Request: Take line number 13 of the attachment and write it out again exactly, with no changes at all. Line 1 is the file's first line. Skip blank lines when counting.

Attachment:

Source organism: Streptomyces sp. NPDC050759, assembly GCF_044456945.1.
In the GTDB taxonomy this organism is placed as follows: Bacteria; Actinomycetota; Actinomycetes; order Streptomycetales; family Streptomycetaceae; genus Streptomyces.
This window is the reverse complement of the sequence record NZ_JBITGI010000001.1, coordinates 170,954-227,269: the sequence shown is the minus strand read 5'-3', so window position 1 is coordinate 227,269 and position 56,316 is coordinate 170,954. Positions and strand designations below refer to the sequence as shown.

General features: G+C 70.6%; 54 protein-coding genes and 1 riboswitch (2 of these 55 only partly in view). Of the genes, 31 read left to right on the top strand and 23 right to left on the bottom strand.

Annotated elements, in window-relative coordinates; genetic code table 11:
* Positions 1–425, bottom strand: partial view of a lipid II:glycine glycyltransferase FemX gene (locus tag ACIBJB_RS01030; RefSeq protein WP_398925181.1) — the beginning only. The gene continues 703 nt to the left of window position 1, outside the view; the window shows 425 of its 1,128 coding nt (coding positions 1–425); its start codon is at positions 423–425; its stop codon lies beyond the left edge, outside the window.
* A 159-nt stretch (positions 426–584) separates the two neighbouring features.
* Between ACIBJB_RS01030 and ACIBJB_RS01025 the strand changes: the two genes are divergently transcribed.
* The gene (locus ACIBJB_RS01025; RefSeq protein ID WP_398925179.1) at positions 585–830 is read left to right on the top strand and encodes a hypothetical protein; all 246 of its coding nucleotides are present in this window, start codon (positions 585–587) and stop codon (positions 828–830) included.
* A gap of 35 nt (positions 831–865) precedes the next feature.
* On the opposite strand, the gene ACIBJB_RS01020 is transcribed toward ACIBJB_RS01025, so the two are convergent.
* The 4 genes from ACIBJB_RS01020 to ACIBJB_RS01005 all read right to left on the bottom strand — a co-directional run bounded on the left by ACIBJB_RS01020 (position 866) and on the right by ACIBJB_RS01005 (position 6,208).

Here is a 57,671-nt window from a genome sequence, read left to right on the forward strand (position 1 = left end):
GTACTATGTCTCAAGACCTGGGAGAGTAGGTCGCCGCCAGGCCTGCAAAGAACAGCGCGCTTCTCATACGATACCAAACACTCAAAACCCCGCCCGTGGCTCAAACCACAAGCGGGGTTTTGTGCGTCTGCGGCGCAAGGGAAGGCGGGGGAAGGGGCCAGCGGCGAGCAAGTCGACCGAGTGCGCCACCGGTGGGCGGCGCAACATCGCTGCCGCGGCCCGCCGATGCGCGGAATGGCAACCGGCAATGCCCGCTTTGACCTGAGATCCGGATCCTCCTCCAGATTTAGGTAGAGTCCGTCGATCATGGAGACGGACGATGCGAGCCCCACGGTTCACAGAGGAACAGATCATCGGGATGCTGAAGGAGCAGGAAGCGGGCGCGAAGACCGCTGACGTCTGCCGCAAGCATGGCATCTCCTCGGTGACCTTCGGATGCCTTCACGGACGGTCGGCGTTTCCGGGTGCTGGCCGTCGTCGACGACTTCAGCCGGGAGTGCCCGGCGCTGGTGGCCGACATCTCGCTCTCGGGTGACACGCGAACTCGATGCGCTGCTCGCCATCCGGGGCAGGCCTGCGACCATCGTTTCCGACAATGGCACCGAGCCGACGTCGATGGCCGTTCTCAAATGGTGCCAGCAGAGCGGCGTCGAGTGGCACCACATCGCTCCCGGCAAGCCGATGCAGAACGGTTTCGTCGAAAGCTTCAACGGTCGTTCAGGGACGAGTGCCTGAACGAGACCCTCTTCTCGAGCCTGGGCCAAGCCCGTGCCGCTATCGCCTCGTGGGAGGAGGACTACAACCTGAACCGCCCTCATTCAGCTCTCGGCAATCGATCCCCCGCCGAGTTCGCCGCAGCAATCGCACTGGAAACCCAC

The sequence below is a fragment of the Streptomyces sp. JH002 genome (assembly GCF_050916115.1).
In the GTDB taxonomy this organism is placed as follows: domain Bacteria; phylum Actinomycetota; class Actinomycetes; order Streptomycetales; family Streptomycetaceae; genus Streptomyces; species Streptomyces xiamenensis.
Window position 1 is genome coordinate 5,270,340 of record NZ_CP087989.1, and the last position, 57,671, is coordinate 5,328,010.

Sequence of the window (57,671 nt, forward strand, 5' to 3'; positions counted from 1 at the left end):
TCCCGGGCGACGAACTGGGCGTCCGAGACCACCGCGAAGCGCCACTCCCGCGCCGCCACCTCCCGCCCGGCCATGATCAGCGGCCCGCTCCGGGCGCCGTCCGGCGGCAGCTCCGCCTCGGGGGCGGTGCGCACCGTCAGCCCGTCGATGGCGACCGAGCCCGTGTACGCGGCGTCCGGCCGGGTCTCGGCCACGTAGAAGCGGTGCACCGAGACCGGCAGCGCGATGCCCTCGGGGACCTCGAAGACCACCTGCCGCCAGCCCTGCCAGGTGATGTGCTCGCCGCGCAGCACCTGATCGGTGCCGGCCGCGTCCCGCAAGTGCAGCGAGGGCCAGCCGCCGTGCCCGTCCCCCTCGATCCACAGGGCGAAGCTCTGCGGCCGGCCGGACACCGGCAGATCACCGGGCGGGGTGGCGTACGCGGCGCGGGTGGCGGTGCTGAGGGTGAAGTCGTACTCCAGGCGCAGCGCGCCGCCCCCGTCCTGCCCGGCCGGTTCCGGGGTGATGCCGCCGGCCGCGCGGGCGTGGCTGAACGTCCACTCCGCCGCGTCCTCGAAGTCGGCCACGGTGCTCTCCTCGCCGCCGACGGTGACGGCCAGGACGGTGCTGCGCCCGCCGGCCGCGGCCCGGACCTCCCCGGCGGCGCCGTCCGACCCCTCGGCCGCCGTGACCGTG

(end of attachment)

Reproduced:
Here is a 57,671-nt window from a genome sequence, read left to right on the forward strand (position 1 = left end):